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Socialism

Socialism
Socialism is a range of economic and social systems characterised by social ownership and democratic control of the means of production,[10] as well as the political theories and movements associated with them.[11] Social ownership may refer to forms of public, collective or cooperative ownership, or to citizen ownership of equity.[12] There are many varieties of socialism and there is no single definition encapsulating all of them,[13] though social ownership is the common element shared by its various forms.[5][14][15] Etymology The origin of the term "socialism" may be traced back and attributed to a number of originators, in addition to significant historical shifts in the usage and scope of the word. For Andrew Vincent, "[t]he word ‘socialism’ finds its root in the Latin sociare, which means to combine or to share. The term "socialism" was created by Henri de Saint-Simon, one of the founders of what would later be labelled "utopian socialism". History Early socialism Paris Commune Asia

Fascism Fascism (/ˈfæʃɪzəm/) is a form of radical authoritarian ultranationalism,[1][2] characterized by dictatorial power, forcible suppression of opposition and strong regimentation of society and of the economy,[3] which came to prominence in early 20th-century Europe.[4] The first fascist movements emerged in Italy during World War I before it spread to other European countries.[4] Opposed to liberalism, Marxism and anarchism, fascism is usually placed on the far-right within the traditional left–right spectrum.[5][6][7][4][8][9] Fascists saw World War I as a revolution that brought massive changes to the nature of war, society, the state and technology. The advent of total war and the total mass mobilization of society had broken down the distinction between civilians and combatants. Etymology Definitions John Lukacs, Hungarian-American historian and Holocaust survivor, argues that there is no such thing as generic fascism. Position in the political spectrum "Fascist" as a pejorative History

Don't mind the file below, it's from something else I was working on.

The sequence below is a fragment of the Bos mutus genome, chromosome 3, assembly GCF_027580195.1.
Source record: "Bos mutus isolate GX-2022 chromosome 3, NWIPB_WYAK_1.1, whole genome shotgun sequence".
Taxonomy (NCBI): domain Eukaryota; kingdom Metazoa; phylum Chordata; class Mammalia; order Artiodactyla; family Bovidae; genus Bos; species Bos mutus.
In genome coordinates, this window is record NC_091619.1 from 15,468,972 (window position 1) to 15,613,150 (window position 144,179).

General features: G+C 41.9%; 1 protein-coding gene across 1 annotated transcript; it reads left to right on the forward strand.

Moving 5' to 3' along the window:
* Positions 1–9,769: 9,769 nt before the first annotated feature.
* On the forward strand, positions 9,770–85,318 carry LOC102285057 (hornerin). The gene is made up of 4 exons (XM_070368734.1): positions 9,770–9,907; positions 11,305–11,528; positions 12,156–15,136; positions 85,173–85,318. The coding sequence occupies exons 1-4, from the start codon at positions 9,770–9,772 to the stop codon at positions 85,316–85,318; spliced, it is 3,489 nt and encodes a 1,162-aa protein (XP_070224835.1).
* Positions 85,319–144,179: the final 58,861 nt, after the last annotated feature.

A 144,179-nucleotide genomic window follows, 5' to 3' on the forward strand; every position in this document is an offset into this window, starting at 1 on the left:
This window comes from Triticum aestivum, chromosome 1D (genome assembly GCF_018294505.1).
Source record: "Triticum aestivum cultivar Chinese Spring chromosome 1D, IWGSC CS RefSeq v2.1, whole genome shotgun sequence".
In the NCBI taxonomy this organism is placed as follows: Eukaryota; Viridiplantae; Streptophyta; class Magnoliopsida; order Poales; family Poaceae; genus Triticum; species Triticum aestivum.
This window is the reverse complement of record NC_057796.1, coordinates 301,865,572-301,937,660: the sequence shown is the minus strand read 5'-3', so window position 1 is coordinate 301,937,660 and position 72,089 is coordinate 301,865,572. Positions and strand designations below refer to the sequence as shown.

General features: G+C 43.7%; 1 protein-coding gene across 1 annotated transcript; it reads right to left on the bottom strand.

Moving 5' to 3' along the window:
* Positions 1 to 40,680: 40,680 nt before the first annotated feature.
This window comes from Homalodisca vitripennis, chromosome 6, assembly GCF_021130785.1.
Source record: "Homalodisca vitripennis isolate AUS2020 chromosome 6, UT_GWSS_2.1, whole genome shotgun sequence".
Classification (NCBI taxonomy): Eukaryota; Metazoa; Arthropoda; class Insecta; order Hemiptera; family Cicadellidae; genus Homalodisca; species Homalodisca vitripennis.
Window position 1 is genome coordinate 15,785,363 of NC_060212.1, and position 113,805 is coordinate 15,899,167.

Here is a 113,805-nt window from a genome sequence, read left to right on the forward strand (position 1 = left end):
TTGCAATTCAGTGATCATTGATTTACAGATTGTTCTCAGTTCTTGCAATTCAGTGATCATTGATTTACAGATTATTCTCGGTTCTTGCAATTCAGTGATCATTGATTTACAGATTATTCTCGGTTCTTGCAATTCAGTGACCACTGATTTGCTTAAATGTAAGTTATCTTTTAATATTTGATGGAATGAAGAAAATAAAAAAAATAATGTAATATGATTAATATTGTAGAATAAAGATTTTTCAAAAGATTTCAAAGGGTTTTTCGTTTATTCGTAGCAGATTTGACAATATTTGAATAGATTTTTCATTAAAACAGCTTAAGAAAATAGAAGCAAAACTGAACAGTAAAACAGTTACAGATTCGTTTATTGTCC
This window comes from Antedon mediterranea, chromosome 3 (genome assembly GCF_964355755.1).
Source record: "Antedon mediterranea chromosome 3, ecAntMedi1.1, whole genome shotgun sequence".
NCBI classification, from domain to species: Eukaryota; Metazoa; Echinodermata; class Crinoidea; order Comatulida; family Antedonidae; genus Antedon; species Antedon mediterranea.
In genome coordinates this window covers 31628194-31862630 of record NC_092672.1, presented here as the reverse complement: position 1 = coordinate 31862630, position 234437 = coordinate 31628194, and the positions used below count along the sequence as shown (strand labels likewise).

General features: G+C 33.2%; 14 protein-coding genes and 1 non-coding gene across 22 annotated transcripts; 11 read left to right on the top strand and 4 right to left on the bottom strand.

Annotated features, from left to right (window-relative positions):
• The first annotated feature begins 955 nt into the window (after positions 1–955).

Capitalism The degree of competition, role of intervention and regulation, and scope of state ownership varies across different models of capitalism.[5] Economists, political economists, and historians have taken different perspectives in their analysis of capitalism and recognized various forms of it in practice. These include laissez-faire capitalism, welfare capitalism, crony capitalism and state capitalism; each highlighting varying degrees of dependency on markets, public ownership, and inclusion of social policies. The extent to which different markets are free, as well as the rules defining private property, is a matter of politics and policy. Many states have what are termed capitalist mixed economies, referring to a mix between planned and market-driven elements.[6] Capitalism has existed under many forms of government, in many different times, places, and cultures.[7] Following the demise of feudalism, capitalism became the dominant economic system in the Western world. Etymology[edit]

Nazism Nazism, or National Socialism in full (German: Nationalsozialismus), is the ideology and practice associated with the 20th-century German Nazi Party and state as well as other related far-right groups. Usually characterised as a form of fascism that incorporates scientific racism and antisemitism, Nazism originally developed from the influences of pan-Germanism, the Völkisch German nationalist movement and the anti-communist Freikorps paramilitary culture in post-First World War Germany, which many Germans felt had been left humiliated by the Treaty of Versailles. German Nazism subscribed to theories of racial hierarchy and social Darwinism, asserted the superiority of an Aryan master race, and criticised both capitalism and communism for being associated with Jewish materialism. The Nazi Party was founded as the pan-German nationalist and antisemitic German Workers' Party in January 1919. Etymology Position in the political spectrum Origins Völkisch nationalism